Sociality in the North African small carpenter bee, Ceratina albosticta View Full Text


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Article Info

DATE

2022-08-19

AUTHORS

M. Mikát, S. M. Rehan

ABSTRACT

Small carpenter bees (genus Ceratina) are excellent taxa for studying early stages of social evolution, as they have high within and between species variability in social and parental behavior. Most species of Ceratina studied are facultatively social, with solitary and social nests in sympatry. Here, we examined the nesting and social biology of Ceratina albosticta from populations on the edge of the Sahara Desert in Morocco. Although the majority of nests were solitary, social colonies were relatively common and occurred in 16% of nests. Social nests typically contained two females; however, nests possessing up to four females were also detected. Two-female nests contained four times more offspring on average than solitary nests; therefore, their nest productivity per female was two times higher than in solitary nests. Social nests contained females of similar body size, but the female with larger ovarian development also exhibited greater wing wear. Ovarian dissections and wing wear data suggest that one female performs foraging and reproduction tasks, while the other female serves as a guard. The brood productivity of this facultatively social bee suggests a benefit to social nesting in this species. Moreover, the division of labor observed is recurrent across bee species found in the subfamily Xylocopinae. This is unlike the more traditional queen and worker roles found in the corbiculate and halictid bees, but an interesting and relatively understudied independent origin of eusociality. More... »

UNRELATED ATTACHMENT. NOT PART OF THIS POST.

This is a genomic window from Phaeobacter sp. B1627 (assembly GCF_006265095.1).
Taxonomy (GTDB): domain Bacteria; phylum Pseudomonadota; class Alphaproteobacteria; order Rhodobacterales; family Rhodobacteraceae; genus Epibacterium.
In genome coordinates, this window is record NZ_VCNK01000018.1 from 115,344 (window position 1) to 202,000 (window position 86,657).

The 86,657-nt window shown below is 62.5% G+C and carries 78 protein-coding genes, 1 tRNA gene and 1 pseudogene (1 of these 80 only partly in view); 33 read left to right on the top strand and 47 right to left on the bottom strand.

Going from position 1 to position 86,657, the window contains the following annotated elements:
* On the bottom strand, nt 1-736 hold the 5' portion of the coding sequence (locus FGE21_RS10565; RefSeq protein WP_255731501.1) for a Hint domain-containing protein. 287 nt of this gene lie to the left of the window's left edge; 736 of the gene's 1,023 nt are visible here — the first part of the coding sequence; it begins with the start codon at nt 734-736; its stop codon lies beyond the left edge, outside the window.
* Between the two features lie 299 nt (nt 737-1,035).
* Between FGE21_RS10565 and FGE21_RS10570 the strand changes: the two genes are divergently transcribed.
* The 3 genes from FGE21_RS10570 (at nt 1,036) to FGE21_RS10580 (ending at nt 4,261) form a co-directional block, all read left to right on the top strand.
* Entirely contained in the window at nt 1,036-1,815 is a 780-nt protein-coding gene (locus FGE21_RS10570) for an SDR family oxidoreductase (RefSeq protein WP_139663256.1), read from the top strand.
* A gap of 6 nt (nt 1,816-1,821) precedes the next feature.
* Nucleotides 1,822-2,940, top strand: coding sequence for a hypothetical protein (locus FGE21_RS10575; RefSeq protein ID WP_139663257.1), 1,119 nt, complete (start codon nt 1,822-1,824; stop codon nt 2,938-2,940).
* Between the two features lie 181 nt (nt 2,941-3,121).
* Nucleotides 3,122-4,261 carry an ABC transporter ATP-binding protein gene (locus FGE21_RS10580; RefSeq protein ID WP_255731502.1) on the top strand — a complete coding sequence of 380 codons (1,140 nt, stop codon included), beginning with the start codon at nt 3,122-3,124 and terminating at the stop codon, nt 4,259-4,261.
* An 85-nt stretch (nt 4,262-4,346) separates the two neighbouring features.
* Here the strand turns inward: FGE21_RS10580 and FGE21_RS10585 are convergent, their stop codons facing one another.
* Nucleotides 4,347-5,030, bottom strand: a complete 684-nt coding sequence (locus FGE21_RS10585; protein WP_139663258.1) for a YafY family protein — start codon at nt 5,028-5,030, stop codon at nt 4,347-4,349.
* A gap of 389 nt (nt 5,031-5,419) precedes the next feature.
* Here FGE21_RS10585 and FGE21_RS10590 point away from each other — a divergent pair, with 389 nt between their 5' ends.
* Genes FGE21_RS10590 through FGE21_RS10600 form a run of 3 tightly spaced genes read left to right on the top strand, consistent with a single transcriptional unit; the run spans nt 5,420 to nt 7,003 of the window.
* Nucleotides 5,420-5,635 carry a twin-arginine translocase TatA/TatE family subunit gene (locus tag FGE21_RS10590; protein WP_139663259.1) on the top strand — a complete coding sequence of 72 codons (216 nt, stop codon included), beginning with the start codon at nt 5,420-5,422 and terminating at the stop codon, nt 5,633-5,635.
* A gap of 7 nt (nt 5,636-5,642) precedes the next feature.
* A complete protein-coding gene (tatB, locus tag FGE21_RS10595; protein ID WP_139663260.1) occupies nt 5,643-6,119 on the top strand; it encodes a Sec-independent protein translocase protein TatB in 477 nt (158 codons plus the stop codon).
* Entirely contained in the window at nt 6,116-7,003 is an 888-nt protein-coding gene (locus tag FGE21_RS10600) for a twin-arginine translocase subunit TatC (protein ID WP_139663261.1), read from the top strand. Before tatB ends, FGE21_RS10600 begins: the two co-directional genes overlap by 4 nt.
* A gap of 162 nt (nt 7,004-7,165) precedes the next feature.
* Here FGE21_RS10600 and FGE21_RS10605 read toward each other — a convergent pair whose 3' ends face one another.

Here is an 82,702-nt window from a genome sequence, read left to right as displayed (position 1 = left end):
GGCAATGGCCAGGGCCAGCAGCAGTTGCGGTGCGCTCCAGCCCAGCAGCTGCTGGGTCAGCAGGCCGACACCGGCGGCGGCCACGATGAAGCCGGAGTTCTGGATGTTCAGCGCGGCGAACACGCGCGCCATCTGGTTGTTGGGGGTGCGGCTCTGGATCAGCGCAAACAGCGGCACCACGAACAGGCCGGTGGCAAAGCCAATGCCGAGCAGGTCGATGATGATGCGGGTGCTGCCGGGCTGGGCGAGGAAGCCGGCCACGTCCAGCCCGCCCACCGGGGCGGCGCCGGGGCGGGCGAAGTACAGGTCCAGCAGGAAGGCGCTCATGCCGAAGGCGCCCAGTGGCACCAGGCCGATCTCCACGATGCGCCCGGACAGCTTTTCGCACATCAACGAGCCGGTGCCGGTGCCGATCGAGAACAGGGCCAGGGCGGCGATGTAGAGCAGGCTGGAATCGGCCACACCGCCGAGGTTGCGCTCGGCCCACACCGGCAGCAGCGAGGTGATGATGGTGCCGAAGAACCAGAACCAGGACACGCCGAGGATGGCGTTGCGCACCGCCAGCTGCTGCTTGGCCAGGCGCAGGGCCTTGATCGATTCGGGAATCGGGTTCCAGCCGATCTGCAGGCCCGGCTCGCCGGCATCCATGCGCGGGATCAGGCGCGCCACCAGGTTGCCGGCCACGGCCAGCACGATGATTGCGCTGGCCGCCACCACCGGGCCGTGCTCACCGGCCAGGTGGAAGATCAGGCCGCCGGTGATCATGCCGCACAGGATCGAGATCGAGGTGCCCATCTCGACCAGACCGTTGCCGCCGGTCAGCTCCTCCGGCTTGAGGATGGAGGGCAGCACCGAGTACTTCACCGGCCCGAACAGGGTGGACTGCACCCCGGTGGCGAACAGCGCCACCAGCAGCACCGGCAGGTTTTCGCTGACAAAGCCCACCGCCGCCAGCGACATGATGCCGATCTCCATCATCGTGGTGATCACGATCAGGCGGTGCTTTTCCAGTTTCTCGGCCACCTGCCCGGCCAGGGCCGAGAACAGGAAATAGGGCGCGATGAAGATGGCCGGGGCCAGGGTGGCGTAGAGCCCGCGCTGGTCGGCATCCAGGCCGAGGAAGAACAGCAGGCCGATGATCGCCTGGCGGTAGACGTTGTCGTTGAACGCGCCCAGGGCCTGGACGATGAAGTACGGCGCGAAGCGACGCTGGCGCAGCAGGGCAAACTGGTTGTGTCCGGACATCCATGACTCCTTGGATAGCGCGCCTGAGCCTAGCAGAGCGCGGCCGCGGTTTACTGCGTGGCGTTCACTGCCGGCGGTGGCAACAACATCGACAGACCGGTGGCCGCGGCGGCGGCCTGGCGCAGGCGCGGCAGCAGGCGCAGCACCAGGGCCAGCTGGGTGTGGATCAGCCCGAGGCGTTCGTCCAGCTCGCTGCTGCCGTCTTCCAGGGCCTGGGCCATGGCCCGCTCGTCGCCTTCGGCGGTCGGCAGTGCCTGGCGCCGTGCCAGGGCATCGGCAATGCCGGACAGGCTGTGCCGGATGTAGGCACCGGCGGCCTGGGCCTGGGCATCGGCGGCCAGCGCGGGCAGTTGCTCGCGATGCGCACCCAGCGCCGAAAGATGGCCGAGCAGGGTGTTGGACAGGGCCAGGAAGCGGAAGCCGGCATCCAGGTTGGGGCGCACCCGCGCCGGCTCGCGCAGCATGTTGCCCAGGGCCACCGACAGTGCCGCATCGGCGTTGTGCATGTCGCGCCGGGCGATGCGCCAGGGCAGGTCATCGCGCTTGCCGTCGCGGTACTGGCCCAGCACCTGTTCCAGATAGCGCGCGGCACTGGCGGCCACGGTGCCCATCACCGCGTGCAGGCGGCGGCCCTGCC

PAGES

315-324

References to SciGraph publications

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  • 2017-08-17. Sociodemographic variation in foraging behavior and the adaptive significance of worker production in the facultatively social small carpenter bee, Ceratina calcarata in BEHAVIORAL ECOLOGY AND SOCIOBIOLOGY
  • 1977-12. Some presumably presocial habits of JapaneseCeratina bees, with notes on various social types in Hymenoptera in INSECTES SOCIAUX
  • 2007-01-18. Survival and productivity benefits to social nesting in the sweat bee Megalopta genalis (Hymenoptera: Halictidae) in BEHAVIORAL ECOLOGY AND SOCIOBIOLOGY
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